Each month, “Ambassador’s Insights” will address various topics facing modern Norway and the bilateral relations between Norway and the U.S. This article first appeared in Viking’s February 2020 issue.

fish farm in NorwayImagine sitting on the ocean floor, surrounded by aquatic life. It is dim and dark, but the ocean light that shines in front of you draws you into a sea of wonders. You are beneath the surface, and this is your dining room. Here in Lindesnes, at the southernmost point of the Norwegian coast, is Under, the first underwater restaurant in Northern Europe and the biggest of its kind in the world. Half submerged into the sea, this architectural gem made by Norwegian architecture firm Snøhetta gives its visitors the unique opportunity to observe spectacular sea life while discovering different dishes from the ocean. Under is also going to be connected to an underwater laboratory, which will give marine researchers a new approach to study sea life more closely.


Fish and seafood have always been important parts of the traditional Norwegian diet. Throughout Norwegian history, people have made a living from the oceans. Fisheries have always been a central component of Norwegian business and industry, as you can find some of the richest fishing grounds in the world in Norwegian waters. The fisheries sector represents one of Norway’s largest and most important export industries. Today, Norway is one of the largest seafood suppliers in the world, including both wild catch and aquaculture, and one of the largest exporters of seafood. On a daily basis, Norway serves 36 million meals of fish and seafood to the world, and the United States is among the largest consumers. Norwegian salmon represents the majority of those exports, accounting for approximately 76%. The Norwegian farmed trout is also a very popular fish among American consumers. They have also developed a taste for other species as well, including haddock, mackerel, cod, and the Norwegian king crab. It is easy to get access to Norwegian salmon, trout and other types of fish in grocery stores across the United States.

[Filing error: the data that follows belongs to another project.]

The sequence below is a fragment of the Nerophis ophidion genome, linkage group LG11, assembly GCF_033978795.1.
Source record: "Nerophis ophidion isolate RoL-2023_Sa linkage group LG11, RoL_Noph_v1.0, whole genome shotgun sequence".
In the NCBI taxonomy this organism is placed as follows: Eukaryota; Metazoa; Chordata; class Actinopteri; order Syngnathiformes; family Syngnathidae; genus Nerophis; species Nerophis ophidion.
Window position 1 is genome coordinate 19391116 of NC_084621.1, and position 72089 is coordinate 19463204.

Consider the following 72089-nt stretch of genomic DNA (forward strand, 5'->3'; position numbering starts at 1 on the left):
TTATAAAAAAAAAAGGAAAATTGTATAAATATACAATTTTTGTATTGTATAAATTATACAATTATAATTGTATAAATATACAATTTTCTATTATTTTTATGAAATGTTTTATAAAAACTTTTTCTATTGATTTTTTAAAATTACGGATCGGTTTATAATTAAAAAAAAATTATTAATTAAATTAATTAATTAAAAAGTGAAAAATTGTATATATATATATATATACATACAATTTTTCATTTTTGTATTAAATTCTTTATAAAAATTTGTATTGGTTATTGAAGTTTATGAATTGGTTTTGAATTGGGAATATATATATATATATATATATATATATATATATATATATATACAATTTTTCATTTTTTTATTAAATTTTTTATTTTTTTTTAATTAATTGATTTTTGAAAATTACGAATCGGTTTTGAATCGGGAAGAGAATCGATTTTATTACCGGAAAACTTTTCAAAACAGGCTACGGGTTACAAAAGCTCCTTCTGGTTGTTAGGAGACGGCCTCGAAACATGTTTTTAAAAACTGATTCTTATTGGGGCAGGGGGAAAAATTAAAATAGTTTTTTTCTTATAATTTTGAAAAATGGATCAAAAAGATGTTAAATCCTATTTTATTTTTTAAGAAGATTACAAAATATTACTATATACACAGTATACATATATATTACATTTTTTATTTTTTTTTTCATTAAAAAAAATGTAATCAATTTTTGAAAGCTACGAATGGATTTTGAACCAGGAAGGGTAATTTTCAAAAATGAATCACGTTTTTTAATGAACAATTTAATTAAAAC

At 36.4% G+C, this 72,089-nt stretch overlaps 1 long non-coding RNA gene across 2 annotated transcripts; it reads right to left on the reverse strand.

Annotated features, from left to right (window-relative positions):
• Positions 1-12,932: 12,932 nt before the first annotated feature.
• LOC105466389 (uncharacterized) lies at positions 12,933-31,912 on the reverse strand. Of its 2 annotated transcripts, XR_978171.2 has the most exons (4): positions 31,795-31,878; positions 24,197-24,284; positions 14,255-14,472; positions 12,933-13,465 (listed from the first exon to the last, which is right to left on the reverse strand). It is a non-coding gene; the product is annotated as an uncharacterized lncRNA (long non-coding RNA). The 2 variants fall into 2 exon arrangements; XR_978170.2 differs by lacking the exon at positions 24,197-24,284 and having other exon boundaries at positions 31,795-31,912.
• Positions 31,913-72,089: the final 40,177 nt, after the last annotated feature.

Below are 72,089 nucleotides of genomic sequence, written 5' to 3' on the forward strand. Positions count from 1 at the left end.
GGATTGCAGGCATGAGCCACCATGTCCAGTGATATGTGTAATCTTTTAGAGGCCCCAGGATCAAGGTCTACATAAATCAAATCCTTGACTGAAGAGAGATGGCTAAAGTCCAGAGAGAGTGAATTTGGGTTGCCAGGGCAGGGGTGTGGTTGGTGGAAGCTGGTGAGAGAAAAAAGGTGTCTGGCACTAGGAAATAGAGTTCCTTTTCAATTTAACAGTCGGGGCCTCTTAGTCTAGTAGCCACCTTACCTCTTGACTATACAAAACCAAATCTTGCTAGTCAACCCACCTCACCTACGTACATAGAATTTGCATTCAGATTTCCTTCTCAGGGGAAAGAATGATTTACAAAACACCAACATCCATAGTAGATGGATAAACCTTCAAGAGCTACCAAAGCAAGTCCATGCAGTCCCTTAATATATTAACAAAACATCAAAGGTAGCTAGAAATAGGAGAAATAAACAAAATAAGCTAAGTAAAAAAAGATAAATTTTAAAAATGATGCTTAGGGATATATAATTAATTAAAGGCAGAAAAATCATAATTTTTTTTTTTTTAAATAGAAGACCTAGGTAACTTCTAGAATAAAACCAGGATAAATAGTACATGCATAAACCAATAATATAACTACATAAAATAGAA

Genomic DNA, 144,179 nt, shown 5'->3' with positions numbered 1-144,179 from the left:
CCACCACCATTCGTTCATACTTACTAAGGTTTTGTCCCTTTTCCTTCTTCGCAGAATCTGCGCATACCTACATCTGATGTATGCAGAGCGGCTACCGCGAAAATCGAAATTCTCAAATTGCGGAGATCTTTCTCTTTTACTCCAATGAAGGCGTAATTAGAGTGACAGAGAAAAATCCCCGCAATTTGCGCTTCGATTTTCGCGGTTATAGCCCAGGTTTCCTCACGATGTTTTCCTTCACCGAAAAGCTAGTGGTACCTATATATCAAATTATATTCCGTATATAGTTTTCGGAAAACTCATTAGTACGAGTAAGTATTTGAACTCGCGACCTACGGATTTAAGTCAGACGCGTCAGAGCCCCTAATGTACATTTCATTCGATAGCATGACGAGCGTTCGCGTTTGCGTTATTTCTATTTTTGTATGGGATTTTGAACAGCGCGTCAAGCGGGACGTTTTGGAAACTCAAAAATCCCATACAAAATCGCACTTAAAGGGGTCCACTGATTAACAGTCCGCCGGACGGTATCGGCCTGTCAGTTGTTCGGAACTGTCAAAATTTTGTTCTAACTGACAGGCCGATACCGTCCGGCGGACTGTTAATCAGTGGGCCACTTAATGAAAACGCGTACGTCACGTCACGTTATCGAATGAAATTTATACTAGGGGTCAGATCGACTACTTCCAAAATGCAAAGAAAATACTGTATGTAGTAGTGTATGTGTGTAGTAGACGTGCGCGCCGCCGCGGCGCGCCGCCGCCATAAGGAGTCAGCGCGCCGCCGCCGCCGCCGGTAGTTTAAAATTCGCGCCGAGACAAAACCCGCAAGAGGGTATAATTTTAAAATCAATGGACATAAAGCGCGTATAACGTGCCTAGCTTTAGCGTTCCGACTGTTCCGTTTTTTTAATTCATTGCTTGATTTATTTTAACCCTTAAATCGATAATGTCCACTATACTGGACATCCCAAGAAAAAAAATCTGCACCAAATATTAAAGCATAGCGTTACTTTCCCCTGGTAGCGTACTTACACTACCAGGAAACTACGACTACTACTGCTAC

When looking at the future of Norwegian cuisine and seafood, the challenges related to oceans and climate change quickly come to mind. Covering more than 70% of the planet, the ocean provides food, energy and a means of transportation and trade. With a rising population on all continents, we need to make sure the ocean will continue to give. What is even more important is to ensure a sustainable and responsible use of the ocean. A healthy ocean is a wealthy ocean. The Norwegian government has launched an ambitious ocean strategy that includes both national and global efforts. It involves green technology, digitalization, innovative uses of marine resources, the fight against illegal fishing and plastic pollution, and much more.


Norway’s Prime Minister Erna Solberg co-chairs the High Level Panel for a Sustainable Ocean Economy. The international panel consists of 14 heads of government, aimed at developing concrete and science-based solutions that countries can benefit from in their transition toward a sustainable ocean economy. The first scientific report focuses on the role of fisheries and seafood. With better management and technological innovation, the ocean could provide over six times more food than it does today—more than two thirds of the animal protein that will be needed to feed the future of our global population.


What will we find on our dinner plates in 50 years? I suspect we will have seen some shifts in our diet, and hopefully new ocean-based products that will be beneficial from both a public health and a climate perspective. Only our imagination sets limits.

About the Author

Ambassador Kåre R. Aas currently serves as Norway’s Ambassador to the United States.